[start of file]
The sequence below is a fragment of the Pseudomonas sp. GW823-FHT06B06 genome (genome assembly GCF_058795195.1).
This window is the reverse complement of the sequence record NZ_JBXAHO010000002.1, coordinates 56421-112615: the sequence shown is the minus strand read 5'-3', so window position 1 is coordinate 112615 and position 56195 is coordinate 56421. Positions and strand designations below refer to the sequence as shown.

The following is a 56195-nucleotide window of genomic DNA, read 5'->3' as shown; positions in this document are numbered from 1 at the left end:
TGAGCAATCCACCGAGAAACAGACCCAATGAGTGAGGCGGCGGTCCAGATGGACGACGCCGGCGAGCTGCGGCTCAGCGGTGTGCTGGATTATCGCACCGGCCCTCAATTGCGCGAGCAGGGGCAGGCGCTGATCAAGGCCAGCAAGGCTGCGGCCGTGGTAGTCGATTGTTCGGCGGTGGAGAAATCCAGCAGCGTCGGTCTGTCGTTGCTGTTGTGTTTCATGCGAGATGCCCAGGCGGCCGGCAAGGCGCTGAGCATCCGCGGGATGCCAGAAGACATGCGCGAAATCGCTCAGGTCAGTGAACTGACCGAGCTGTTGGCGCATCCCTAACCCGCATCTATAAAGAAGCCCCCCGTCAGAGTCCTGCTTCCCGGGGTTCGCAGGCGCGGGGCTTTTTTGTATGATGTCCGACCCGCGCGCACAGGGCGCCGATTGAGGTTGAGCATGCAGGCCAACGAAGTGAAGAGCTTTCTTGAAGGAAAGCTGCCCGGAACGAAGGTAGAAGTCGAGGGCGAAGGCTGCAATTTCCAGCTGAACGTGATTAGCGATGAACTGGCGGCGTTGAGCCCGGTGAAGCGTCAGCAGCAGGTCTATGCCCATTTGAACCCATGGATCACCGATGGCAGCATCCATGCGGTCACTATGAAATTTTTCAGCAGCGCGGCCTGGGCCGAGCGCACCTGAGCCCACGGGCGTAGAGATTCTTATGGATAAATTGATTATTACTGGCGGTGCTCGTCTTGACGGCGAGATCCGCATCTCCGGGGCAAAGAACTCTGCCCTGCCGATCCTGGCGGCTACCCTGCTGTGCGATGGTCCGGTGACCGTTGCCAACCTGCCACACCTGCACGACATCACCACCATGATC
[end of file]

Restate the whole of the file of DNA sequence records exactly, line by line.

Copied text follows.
The sequence below is a fragment of the Pseudomonas sp. GW823-FHT06B06 genome (genome assembly GCF_058795195.1).
This window is the reverse complement of the sequence record NZ_JBXAHO010000002.1, coordinates 56421-112615: the sequence shown is the minus strand read 5'-3', so window position 1 is coordinate 112615 and position 56195 is coordinate 56421. Positions and strand designations below refer to the sequence as shown.

The following is a 56195-nucleotide window of genomic DNA, read 5'->3' as shown; positions in this document are numbered from 1 at the left end:
TGAGCAATCCACCGAGAAACAGACCCAATGAGTGAGGCGGCGGTCCAGATGGACGACGCCGGCGAGCTGCGGCTCAGCGGTGTGCTGGATTATCGCACCGGCCCTCAATTGCGCGAGCAGGGGCAGGCGCTGATCAAGGCCAGCAAGGCTGCGGCCGTGGTAGTCGATTGTTCGGCGGTGGAGAAATCCAGCAGCGTCGGTCTGTCGTTGCTGTTGTGTTTCATGCGAGATGCCCAGGCGGCCGGCAAGGCGCTGAGCATCCGCGGGATGCCAGAAGACATGCGCGAAATCGCTCAGGTCAGTGAACTGACCGAGCTGTTGGCGCATCCCTAACCCGCATCTATAAAGAAGCCCCCCGTCAGAGTCCTGCTTCCCGGGGTTCGCAGGCGCGGGGCTTTTTTGTATGATGTCCGACCCGCGCGCACAGGGCGCCGATTGAGGTTGAGCATGCAGGCCAACGAAGTGAAGAGCTTTCTTGAAGGAAAGCTGCCCGGAACGAAGGTAGAAGTCGAGGGCGAAGGCTGCAATTTCCAGCTGAACGTGATTAGCGATGAACTGGCGGCGTTGAGCCCGGTGAAGCGTCAGCAGCAGGTCTATGCCCATTTGAACCCATGGATCACCGATGGCAGCATCCATGCGGTCACTATGAAATTTTTCAGCAGCGCGGCCTGGGCCGAGCGCACCTGAGCCCACGGGCGTAGAGATTCTTATGGATAAATTGATTATTACTGGCGGTGCTCGTCTTGACGGCGAGATCCGCATCTCCGGGGCAAAGAACTCTGCCCTGCCGATCCTGGCGGCTACCCTGCTGTGCGATGGTCCGGTGACCGTTGCCAACCTGCCACACCTGCACGACATCACCACCATGATC